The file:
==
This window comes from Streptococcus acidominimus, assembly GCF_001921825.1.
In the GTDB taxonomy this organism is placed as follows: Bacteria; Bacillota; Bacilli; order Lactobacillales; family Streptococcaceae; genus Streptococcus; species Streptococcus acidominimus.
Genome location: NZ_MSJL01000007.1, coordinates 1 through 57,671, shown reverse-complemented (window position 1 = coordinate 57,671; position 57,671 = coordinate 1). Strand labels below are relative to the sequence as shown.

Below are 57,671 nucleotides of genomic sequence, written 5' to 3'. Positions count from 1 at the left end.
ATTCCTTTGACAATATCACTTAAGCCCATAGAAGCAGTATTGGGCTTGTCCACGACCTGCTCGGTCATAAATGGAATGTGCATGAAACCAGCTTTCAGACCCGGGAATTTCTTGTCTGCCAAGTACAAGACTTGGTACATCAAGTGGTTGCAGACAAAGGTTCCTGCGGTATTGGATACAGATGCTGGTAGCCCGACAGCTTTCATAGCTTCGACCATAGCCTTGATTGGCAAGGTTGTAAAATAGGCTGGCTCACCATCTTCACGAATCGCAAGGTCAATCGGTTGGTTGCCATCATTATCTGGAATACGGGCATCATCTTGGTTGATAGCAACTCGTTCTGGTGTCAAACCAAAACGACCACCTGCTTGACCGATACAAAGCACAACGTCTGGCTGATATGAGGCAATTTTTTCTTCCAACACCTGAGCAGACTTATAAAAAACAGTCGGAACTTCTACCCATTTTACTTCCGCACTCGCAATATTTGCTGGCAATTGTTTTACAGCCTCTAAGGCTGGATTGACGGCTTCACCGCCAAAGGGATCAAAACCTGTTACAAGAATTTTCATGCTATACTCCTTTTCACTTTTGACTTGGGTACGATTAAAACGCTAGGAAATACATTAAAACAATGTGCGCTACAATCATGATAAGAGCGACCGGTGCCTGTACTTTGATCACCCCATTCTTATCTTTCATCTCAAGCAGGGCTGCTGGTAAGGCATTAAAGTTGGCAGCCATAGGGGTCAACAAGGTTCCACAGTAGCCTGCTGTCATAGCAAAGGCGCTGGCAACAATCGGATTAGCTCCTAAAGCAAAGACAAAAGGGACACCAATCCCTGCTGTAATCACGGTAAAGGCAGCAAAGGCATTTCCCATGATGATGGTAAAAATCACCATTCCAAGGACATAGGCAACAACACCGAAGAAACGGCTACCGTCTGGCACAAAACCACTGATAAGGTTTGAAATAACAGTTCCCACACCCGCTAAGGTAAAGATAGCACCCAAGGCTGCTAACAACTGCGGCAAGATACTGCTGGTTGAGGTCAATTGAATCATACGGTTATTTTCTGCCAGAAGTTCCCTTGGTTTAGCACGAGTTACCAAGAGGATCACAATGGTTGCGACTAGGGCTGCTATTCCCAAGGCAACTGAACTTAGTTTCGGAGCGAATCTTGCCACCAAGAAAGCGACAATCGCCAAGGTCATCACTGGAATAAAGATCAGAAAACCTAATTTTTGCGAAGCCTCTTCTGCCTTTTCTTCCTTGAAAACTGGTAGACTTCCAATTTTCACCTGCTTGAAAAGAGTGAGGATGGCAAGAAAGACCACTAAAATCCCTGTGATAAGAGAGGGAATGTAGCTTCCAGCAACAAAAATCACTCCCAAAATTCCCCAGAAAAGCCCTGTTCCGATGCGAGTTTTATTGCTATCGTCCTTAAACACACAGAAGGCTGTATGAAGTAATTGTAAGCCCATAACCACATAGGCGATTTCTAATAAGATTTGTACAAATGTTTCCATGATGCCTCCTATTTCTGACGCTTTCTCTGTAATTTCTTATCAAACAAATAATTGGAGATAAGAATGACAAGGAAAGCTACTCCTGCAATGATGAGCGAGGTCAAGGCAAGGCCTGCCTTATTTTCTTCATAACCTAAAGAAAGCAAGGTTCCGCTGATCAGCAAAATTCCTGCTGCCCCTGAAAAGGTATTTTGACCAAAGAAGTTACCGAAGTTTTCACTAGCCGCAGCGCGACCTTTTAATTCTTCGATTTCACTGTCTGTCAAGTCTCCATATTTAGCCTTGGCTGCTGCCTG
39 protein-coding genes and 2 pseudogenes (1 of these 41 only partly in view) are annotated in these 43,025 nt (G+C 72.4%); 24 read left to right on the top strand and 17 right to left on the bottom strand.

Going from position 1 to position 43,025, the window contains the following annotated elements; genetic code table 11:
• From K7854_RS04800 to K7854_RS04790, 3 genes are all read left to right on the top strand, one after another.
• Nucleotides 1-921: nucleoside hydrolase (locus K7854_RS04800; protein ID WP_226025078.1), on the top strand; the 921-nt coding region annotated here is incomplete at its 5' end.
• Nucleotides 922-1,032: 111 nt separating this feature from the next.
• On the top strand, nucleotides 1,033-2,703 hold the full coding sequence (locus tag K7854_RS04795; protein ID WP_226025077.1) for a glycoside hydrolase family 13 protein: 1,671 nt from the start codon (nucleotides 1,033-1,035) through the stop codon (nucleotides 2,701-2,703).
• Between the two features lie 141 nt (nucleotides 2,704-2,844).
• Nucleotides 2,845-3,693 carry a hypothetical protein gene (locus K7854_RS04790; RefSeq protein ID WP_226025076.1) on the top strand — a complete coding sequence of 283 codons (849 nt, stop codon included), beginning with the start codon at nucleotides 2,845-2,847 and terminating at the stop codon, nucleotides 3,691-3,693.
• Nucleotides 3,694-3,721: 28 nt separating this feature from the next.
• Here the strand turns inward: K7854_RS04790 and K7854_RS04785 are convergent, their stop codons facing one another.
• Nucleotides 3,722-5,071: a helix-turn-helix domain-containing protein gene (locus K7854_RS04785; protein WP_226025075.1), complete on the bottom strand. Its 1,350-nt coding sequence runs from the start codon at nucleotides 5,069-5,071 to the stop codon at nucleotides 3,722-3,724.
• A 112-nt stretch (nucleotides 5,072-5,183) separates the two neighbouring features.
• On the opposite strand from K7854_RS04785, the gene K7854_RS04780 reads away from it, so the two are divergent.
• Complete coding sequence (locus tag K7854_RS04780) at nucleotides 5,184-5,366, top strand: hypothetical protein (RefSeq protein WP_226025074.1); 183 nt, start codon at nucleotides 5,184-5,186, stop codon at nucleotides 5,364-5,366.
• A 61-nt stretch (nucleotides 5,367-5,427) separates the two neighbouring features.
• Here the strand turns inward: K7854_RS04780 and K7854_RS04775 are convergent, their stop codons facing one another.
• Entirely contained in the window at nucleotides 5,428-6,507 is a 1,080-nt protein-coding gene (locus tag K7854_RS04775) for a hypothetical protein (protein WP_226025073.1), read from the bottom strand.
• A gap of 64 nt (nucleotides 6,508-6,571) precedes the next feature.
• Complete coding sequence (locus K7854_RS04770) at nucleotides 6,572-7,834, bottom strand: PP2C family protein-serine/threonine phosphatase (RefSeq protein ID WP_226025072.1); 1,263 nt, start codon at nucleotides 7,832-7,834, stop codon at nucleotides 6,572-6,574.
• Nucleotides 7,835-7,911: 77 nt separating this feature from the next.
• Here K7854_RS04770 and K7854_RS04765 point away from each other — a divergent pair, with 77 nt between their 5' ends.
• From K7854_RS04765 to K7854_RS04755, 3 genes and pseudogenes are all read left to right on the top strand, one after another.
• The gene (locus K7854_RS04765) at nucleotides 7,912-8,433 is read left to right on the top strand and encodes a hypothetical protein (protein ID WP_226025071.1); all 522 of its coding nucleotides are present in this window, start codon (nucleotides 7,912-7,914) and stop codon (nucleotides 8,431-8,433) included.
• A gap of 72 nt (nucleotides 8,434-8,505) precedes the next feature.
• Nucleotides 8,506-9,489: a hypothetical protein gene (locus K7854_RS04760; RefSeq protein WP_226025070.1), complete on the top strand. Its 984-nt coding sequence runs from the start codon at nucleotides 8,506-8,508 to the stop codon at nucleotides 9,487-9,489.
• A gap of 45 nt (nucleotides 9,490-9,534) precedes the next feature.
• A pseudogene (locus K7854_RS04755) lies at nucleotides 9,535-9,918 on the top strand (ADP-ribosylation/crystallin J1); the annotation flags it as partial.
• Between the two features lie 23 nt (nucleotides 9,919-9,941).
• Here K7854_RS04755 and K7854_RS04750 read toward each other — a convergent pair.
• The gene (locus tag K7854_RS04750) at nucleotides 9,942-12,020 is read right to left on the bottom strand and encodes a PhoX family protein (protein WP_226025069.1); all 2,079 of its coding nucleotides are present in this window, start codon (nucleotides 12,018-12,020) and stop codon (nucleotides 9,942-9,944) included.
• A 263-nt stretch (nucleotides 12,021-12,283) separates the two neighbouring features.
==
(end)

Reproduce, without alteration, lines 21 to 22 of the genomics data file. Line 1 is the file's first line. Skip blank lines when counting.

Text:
• Here the strand turns inward: K7854_RS04780 and K7854_RS04775 are convergent, their stop codons facing one another.
• Entirely contained in the window at nucleotides 5,428-6,507 is a 1,080-nt protein-coding gene (locus tag K7854_RS04775) for a hypothetical protein (protein WP_226025073.1), read from the bottom strand.